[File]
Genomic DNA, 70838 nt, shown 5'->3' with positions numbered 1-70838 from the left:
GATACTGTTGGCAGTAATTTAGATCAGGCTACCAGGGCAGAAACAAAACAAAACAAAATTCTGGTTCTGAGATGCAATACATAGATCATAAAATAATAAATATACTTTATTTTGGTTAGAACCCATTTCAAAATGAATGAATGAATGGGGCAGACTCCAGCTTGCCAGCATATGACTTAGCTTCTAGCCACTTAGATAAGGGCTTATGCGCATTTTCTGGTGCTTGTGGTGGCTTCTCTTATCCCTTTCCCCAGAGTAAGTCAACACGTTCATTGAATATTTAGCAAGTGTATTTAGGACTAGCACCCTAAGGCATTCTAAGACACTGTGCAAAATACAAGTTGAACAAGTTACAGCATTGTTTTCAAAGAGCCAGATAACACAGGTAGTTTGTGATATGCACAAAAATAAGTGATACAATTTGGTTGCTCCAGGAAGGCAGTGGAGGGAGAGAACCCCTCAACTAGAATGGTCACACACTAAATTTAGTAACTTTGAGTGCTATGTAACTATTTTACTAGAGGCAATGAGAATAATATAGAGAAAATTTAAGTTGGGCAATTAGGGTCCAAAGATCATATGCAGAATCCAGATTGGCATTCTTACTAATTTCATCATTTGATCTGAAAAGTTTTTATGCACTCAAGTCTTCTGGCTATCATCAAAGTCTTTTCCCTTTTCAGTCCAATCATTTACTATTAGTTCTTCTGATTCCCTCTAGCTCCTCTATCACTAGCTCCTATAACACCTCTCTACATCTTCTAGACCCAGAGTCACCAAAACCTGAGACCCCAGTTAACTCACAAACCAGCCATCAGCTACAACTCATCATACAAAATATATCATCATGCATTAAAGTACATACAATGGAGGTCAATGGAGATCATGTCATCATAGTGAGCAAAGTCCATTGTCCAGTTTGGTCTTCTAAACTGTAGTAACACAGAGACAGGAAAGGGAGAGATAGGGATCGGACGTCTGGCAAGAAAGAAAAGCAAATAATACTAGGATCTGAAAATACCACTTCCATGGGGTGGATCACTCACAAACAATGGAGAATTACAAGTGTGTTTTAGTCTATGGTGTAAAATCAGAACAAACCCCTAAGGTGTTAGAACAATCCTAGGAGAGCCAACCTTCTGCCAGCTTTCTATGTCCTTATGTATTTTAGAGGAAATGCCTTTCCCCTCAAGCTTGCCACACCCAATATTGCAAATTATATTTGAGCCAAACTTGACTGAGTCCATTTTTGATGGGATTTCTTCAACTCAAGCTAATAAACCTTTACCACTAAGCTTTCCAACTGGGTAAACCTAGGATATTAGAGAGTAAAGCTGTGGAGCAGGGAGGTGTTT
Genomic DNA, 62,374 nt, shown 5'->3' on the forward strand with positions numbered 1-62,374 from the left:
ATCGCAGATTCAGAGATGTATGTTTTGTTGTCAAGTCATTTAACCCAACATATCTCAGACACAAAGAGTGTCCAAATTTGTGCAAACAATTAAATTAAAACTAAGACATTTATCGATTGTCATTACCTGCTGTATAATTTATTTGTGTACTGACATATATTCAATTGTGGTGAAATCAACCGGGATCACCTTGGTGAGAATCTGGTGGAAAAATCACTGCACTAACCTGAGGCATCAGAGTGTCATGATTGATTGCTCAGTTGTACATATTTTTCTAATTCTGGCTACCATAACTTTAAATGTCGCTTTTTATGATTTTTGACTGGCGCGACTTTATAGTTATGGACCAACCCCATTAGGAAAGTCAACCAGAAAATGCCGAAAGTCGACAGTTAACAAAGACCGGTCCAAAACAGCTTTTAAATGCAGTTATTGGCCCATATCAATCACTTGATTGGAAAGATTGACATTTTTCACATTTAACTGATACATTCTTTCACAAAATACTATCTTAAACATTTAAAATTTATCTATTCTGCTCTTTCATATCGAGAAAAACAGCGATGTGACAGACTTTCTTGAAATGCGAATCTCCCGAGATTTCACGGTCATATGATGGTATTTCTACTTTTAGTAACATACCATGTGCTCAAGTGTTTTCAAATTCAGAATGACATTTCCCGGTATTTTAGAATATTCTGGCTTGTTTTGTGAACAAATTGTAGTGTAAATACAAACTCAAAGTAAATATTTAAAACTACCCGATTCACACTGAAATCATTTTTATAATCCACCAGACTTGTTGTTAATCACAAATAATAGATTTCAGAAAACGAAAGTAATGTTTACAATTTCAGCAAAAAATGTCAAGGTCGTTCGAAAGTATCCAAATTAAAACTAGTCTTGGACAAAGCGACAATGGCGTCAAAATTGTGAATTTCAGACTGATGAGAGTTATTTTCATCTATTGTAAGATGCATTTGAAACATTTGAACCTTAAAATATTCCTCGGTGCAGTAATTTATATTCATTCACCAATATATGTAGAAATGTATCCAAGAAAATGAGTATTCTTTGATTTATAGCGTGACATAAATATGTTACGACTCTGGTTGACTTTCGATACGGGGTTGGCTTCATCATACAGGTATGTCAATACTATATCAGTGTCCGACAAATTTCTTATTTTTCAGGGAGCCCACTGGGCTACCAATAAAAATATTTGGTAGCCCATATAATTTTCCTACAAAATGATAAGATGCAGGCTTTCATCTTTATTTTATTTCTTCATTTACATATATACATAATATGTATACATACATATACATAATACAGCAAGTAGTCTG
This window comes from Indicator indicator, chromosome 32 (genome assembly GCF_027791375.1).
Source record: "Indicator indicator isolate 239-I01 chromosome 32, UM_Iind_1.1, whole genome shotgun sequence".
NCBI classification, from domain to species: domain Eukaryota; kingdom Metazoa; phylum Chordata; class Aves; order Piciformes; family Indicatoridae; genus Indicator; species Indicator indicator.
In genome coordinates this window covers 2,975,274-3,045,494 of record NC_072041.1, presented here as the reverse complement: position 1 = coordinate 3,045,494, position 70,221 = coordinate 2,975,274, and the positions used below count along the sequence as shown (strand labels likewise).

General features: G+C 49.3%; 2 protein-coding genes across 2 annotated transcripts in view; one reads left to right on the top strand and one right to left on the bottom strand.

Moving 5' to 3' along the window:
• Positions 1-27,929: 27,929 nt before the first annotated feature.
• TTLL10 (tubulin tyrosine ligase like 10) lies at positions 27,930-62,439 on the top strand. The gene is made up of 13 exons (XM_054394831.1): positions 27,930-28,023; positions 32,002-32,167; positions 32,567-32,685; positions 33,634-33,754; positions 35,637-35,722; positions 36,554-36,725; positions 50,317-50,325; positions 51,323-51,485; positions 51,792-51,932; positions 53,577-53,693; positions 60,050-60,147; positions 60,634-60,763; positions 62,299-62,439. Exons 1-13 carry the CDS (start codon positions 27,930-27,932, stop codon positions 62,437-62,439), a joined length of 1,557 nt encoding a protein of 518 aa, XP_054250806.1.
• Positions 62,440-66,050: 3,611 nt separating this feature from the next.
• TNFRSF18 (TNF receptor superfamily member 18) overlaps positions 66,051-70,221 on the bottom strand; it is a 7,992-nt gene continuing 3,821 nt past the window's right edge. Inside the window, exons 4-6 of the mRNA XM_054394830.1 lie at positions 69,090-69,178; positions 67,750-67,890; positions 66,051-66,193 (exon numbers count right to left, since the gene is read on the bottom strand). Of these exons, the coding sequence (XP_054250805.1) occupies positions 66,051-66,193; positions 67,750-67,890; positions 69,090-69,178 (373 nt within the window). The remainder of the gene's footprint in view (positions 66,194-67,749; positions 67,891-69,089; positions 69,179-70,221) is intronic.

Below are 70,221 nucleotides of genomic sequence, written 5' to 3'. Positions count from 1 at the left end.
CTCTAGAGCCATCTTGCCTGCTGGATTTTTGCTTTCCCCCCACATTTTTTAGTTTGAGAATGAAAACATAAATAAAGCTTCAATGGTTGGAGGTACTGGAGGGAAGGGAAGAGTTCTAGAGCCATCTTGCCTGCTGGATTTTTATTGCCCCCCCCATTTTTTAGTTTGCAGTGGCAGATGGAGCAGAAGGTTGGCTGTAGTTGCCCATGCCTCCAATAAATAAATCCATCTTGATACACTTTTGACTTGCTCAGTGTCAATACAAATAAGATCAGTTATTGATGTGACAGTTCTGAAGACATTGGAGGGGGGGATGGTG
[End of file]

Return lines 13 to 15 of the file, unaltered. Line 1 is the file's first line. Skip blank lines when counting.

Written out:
• Positions 62,440-66,050: 3,611 nt separating this feature from the next.
• TNFRSF18 (TNF receptor superfamily member 18) overlaps positions 66,051-70,221 on the bottom strand; it is a 7,992-nt gene continuing 3,821 nt past the window's right edge. Inside the window, exons 4-6 of the mRNA XM_054394830.1 lie at positions 69,090-69,178; positions 67,750-67,890; positions 66,051-66,193 (exon numbers count right to left, since the gene is read on the bottom strand). Of these exons, the coding sequence (XP_054250805.1) occupies positions 66,051-66,193; positions 67,750-67,890; positions 69,090-69,178 (373 nt within the window). The remainder of the gene's footprint in view (positions 66,194-67,749; positions 67,891-69,089; positions 69,179-70,221) is intronic.

Below are 70,221 nucleotides of genomic sequence, written 5' to 3'. Positions count from 1 at the left end.